To make sure you never miss out on your favourite NEW stories, we're happy to send you some reminders

Click 'OK' then 'Allow' to enable notifications

Steven Spielberg majorly regrets scene he edited out of E.T. 20 years after the film was released

Steven Spielberg majorly regrets scene he edited out of E.T. 20 years after the film was released

There's one part Steven Spielberg cut out of E.T. that he wishes had stayed in

When E.T. The Extra Terrestrial was re-released 20 years on after it first landed on our screens in 1982, there's one part Steven Spielberg cut out that he now regrets.

Just to make you feel really old, it's now been more than 40 years since the film first came out, meaning there's less time between the initial release and the re-release than the re-release and now.

Spielberg has talked in the past about not being able to watch many of his movies once he's finished making them, but the classic film E.T. is one he has been able to rewatch.

A huge part of that is because he was able to watch it with his kids and he considers it to have been a 'pretty perfect movie' that he feels he 'can actually look back at again and again'.

Still, while it's one of his best films (and he's set the bar very high over the years), there is something he really regrets doing to it when the time came to re-release the film.

Spielberg said ET is ‘pretty perfect’.
World History Archive / Alamy Stock Photo

Speaking at the Time 100 Summit yesterday (25 April), he admitted that he really regretted cutting out the guns that the government agents were carrying for the 2002 re-release and replacing them with walkie-talkies.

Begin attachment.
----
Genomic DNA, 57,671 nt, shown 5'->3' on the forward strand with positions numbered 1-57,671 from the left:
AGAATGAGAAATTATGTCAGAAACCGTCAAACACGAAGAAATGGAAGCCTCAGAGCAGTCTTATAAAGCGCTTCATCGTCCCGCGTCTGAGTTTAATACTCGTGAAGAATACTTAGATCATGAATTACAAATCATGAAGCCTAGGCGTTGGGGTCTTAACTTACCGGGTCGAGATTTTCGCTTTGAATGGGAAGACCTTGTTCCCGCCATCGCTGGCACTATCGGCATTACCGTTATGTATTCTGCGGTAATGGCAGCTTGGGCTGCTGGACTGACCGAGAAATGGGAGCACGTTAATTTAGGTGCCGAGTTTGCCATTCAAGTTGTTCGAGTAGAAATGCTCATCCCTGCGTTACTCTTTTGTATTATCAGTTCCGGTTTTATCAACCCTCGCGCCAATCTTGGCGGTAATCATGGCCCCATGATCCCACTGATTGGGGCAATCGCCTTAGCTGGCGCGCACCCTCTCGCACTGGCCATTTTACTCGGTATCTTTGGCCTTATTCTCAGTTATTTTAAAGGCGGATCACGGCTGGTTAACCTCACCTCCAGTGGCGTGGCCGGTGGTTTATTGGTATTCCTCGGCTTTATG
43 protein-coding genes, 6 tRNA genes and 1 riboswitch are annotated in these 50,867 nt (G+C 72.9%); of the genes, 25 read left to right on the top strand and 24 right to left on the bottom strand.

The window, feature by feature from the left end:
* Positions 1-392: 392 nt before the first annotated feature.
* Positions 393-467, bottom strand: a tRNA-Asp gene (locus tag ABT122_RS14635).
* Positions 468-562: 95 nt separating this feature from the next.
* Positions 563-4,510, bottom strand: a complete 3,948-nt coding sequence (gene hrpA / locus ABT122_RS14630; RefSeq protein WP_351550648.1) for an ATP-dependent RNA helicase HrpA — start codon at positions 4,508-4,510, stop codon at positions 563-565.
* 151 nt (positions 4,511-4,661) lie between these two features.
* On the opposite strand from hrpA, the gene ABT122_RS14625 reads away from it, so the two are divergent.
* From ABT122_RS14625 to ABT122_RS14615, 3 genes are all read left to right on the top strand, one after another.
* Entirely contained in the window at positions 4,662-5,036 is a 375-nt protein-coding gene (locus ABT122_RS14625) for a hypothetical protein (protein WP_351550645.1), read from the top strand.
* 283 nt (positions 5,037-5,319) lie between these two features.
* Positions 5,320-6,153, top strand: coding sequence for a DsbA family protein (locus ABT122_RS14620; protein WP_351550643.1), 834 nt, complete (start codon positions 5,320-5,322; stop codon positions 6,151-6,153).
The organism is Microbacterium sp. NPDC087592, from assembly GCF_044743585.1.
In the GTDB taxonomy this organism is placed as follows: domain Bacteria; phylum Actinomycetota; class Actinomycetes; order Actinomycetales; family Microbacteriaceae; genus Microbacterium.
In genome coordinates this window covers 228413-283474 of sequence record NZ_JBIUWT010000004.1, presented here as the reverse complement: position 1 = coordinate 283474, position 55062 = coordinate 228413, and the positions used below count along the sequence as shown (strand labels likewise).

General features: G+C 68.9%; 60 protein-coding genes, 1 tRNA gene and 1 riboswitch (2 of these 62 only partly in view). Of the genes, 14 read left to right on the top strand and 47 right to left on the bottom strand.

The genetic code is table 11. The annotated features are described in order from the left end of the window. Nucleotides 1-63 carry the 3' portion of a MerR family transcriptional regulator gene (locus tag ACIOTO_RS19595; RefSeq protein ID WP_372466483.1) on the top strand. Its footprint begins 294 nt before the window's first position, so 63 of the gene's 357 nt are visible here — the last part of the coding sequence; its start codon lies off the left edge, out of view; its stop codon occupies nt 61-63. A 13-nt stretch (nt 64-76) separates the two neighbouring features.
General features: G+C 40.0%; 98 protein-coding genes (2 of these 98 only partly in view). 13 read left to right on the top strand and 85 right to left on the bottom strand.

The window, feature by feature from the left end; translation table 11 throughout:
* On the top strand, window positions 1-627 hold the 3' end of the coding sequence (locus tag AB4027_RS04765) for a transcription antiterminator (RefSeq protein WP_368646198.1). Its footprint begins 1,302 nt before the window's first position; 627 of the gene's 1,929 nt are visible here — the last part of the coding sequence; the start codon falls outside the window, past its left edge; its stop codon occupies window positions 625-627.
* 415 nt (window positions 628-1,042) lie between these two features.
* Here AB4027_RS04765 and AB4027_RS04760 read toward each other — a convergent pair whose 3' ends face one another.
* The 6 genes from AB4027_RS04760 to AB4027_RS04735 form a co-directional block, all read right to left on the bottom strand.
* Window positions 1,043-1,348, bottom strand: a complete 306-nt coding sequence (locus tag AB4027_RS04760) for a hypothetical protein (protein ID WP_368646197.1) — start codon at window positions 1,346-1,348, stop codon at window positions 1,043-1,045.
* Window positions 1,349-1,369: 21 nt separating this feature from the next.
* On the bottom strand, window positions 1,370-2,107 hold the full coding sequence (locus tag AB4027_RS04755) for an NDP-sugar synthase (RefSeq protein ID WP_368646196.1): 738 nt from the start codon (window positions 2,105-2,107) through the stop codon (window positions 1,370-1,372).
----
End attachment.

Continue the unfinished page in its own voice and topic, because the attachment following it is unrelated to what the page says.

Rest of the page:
He said: "That was a mistake. That was a mistake. I never should have done that because E.T. was a product of its era.

"No film should be revised based on the lenses we now are, either voluntarily or being forced to peer through.

"E.T. was a film that I was sensitive to the fact that the federal agents were approaching kids with firearms exposed and I thought I would change the guns into walkie talkies. Years went by and I changed my own views."

Spielberg said he should 'never have messed with the archive of my own work' and encouraged other directors not to make the same mistake he'd come to regret so much.

Certain other directors (looking at you George Lucas) have gained something of a reputation for going back and tinkering with their movies to keep changing bits, often to the dismay of the fans when they realise there's now no way to see the films in their original form.

Spielberg said that movies were 'a signpost of where we were when we made them' and that he really regretted 'having that out there'.

Featured Image Credit: Universal/Shutterstock

Topics: TV and Film